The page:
My logic prof told me that "some are" does NOT necessarily mean "some are not".... Ie. it could possibly mean "ALL are", but not necessarily (ie. we are not certain that all are) However, recently I was reading a book that was using Aristotelian logic and they said that "some are" entails "some are not". My former logic prof wrote this off as a careless/uninformed error. But is it in fact a difference in classical/modern definitions?

I tried to google search this, but couldn't find a clear answer.

  • It is possible that an author had a convention where "some are" presupposes "some are not", but that would be rather idiosyncratic. But there is a difference, although not on your issue, with some classical versions of the syllogistic. In modern logic "some" always implies existence, i.e. "some men are liars" means that male liars exist. However, in Mill's Logic it does not mean that, see In logic, do propositions default to true or false when objects in them do not exist?
    – Conifold
    Commented Sep 9, 2019 at 22:00
  • @Conifold thank you!
    – Lily
    Commented Sep 9, 2019 at 23:59

1 Answer 1


What you want to research is Aristotle's 'Square of oppositions':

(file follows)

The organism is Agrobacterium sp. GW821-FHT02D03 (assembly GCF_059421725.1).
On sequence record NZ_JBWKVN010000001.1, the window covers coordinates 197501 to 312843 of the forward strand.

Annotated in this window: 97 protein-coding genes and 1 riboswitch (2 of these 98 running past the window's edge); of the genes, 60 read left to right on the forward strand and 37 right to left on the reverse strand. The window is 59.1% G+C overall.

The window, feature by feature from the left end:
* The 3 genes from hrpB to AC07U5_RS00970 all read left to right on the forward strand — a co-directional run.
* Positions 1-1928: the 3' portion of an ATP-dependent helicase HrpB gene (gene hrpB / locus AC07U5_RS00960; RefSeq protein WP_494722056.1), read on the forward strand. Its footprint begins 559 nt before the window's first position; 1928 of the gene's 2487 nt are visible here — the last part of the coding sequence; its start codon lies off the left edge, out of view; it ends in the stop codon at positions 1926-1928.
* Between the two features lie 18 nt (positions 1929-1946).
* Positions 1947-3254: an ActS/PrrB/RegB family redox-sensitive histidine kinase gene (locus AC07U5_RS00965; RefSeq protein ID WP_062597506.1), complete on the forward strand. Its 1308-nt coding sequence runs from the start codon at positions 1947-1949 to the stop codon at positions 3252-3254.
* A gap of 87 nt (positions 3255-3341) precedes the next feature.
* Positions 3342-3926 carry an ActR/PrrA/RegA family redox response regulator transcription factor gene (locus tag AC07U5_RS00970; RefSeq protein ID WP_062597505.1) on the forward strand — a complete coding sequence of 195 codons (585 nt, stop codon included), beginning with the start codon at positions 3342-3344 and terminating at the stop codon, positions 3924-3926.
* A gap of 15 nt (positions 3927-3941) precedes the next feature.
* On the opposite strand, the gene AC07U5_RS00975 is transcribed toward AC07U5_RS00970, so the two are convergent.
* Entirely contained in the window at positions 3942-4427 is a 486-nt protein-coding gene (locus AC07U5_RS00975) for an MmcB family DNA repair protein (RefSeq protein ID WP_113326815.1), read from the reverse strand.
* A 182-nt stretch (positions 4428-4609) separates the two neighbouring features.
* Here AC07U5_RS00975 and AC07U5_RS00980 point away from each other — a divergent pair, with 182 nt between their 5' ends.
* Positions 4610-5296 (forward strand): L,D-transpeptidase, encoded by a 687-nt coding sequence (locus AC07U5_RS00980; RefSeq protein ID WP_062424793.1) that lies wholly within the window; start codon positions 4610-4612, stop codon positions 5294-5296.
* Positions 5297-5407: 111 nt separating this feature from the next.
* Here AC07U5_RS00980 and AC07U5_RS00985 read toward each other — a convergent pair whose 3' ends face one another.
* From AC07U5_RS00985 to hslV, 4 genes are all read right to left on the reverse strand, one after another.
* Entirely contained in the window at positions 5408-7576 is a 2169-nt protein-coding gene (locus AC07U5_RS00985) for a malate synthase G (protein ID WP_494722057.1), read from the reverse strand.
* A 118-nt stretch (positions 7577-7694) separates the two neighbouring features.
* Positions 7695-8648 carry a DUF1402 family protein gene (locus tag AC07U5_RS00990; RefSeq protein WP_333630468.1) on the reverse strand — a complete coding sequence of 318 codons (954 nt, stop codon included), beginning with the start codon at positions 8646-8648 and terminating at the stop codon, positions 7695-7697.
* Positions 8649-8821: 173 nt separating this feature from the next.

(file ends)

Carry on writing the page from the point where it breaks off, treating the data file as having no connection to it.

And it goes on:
enter image description here

As you can see above, 'Some S is P' is related to 'Some S is not P' by the relation of "subcontrariety." Two items are subcontraries if both may be true but both cannot be false. Hence, according to Aristotle, it is possible for both to be true, but it is not necessary. So, this means that 'Some S is P' does not imply 'Some S is not P.'

To understand Aristotle's position on these issues, you'll want to further investigate the square of opposition.

  • Thank you very much! I am familiar with the square of opposition, but I wasn't sure if it had been developed over time such that it wasn't 100% Aristotle's views anymore. So this clarification helps. :)
    – Lily
    Commented Sep 10, 2019 at 0:00

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